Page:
Alfred Clint was the fifth and youngest son by the first marriage of George Clint, A.R.A. He was born in Alfred Place, Bedford Square, London, on 22 March 1807.
He acquired the technical knowledge of painting from his father, while he studied from the life at a students’ society, which met first in Drury Lane and afterwards in the Savoy. In early life he painted portraits and landscapes. He exhibited for the first time in 1828 at the British Institution, sending in the folio wins year a ‘Study from Nature’ to the Royal Academy. In 1831 he began to exhibit at the Society of British Artists. He became a member of the society in 1843 and secretary from 1853 to 1859. He succeeded Frederick Yeates Hurlstone as president in 1869 and continued to fill that office until 1881.
He is best known as a marine painter, the subjects of his pictures taken chiefly from the English Channel, and especially from Jersey, Guernsey, and the coast of Sussex. They were very popular, and some of them have been engraved. Between 1828 and 1879 he contributed 402 works to the exhibitions of the Royal Academy, British Institution, and the Society of British Artists. He drew and etched the illustrations to George John Bennett’s Pedestrian’s Guide through North Wales, 1838, and in 1856 wrote Landscape from Nature, the second part of John Samuelson Templeton’s Guide to Oil Painting.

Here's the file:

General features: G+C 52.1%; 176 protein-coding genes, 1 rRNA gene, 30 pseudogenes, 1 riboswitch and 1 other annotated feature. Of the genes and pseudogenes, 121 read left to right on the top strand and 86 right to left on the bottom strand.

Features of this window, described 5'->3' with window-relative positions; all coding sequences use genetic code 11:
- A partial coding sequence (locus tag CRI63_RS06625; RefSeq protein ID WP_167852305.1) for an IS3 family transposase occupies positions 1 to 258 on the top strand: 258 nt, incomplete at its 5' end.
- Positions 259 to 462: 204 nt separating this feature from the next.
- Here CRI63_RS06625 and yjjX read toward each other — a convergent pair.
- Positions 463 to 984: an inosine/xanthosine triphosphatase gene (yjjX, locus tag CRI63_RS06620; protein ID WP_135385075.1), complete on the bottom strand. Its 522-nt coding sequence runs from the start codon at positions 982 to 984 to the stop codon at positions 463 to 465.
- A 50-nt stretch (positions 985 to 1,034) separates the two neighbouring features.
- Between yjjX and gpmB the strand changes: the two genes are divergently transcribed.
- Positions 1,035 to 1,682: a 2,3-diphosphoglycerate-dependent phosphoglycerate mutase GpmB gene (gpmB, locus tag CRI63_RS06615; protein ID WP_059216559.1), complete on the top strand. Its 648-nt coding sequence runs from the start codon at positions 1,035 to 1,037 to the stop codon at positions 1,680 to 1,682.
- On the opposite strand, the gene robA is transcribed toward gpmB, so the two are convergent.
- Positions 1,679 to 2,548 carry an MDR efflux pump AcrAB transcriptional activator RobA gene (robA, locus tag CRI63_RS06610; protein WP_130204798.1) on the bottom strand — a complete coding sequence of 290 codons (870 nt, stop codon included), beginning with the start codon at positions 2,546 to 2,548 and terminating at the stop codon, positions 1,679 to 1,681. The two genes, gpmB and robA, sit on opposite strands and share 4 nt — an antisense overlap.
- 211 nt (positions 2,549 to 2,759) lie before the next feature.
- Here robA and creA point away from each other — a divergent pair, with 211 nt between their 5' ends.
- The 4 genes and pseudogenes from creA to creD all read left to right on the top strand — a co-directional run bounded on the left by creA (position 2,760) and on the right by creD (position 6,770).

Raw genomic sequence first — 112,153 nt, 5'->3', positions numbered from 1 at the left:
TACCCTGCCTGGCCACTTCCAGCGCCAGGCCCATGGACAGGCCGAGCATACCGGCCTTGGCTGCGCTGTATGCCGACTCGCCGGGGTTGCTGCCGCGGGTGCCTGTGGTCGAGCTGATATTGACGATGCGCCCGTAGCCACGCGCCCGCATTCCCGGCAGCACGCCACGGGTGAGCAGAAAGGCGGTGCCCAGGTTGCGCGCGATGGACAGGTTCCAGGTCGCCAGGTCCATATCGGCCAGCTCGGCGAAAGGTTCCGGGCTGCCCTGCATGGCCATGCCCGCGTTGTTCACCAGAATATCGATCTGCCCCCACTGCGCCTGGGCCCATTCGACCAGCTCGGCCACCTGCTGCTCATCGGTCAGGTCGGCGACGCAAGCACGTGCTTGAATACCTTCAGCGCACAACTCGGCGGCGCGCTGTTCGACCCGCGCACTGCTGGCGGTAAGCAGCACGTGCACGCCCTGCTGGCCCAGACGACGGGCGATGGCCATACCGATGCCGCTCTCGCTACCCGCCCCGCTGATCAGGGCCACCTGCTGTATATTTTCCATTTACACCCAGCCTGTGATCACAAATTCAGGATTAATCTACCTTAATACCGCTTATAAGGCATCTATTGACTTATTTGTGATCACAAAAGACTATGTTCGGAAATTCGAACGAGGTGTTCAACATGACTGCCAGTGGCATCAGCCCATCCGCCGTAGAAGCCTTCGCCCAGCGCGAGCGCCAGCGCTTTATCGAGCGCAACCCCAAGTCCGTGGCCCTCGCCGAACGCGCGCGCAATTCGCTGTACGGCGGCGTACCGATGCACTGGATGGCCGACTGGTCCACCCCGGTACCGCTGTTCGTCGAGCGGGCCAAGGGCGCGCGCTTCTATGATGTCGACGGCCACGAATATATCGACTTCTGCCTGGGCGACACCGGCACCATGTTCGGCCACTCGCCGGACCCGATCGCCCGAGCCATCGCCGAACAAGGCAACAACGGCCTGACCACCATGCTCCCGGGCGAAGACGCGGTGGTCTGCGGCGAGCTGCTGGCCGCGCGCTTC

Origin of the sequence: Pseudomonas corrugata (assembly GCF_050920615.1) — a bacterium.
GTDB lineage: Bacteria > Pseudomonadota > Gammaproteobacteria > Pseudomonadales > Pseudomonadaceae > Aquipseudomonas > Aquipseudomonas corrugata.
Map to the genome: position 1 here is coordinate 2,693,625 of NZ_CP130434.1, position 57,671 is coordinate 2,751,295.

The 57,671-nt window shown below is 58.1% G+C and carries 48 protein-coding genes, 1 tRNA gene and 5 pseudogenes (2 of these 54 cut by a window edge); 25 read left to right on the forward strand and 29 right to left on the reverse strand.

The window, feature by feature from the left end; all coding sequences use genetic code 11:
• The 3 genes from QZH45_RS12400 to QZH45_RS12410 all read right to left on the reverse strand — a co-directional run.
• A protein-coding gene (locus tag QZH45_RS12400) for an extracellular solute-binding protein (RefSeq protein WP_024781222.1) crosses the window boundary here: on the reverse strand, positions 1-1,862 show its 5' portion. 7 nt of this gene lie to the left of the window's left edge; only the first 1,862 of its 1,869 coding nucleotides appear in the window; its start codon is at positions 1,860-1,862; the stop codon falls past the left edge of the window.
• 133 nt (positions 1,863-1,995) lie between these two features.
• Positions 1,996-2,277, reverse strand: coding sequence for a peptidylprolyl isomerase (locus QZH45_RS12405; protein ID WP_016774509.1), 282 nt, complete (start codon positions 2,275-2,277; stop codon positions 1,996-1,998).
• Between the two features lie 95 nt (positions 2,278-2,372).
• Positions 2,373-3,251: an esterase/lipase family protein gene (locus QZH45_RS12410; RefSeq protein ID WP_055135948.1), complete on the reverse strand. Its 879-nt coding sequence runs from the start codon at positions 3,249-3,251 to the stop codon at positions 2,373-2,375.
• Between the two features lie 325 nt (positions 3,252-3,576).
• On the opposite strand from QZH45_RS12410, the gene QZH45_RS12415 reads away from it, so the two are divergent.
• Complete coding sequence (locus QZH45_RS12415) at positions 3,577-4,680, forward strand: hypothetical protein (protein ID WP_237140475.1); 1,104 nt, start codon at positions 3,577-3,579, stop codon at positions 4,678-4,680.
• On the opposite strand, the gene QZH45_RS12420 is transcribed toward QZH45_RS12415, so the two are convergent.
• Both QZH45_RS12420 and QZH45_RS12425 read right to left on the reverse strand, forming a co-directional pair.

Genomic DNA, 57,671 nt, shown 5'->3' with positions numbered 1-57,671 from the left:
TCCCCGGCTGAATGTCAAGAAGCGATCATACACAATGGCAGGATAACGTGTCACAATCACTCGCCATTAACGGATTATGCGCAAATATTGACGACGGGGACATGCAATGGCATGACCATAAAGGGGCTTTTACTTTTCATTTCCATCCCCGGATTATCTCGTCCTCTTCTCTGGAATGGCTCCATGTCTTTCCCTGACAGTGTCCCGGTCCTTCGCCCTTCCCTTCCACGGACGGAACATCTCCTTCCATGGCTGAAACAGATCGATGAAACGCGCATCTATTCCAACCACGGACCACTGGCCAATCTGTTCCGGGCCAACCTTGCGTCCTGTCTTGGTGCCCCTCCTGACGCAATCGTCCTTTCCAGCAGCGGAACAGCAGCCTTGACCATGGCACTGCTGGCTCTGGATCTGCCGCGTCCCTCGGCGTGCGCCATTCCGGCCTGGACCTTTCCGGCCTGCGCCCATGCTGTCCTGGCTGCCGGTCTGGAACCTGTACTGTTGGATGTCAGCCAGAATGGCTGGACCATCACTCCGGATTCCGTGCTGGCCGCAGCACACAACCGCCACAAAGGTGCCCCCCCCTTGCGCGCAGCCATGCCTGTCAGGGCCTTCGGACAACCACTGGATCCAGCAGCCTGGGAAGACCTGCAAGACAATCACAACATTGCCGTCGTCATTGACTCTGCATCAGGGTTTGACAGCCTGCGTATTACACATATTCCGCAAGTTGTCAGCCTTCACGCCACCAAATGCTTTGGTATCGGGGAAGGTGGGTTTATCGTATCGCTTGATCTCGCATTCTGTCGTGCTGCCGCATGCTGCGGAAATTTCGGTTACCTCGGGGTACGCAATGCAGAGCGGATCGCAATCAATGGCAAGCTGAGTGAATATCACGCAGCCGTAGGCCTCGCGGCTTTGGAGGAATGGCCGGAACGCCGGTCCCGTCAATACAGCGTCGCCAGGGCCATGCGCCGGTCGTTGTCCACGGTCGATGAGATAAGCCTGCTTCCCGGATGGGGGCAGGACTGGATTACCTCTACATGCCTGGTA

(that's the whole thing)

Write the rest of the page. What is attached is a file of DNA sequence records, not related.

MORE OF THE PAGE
Clint died in Lancaster Road, Notting Hill, London, on his birthday, 22 March 1883, at the age of 76, after having for about five years relinquished the pursuit of art owing to failing eyesight. He was buried in the same grave as his father, in Kensal Green cemetery. His remaining works were sold by Messrs. Christie, Manson, & Woods in February 1884.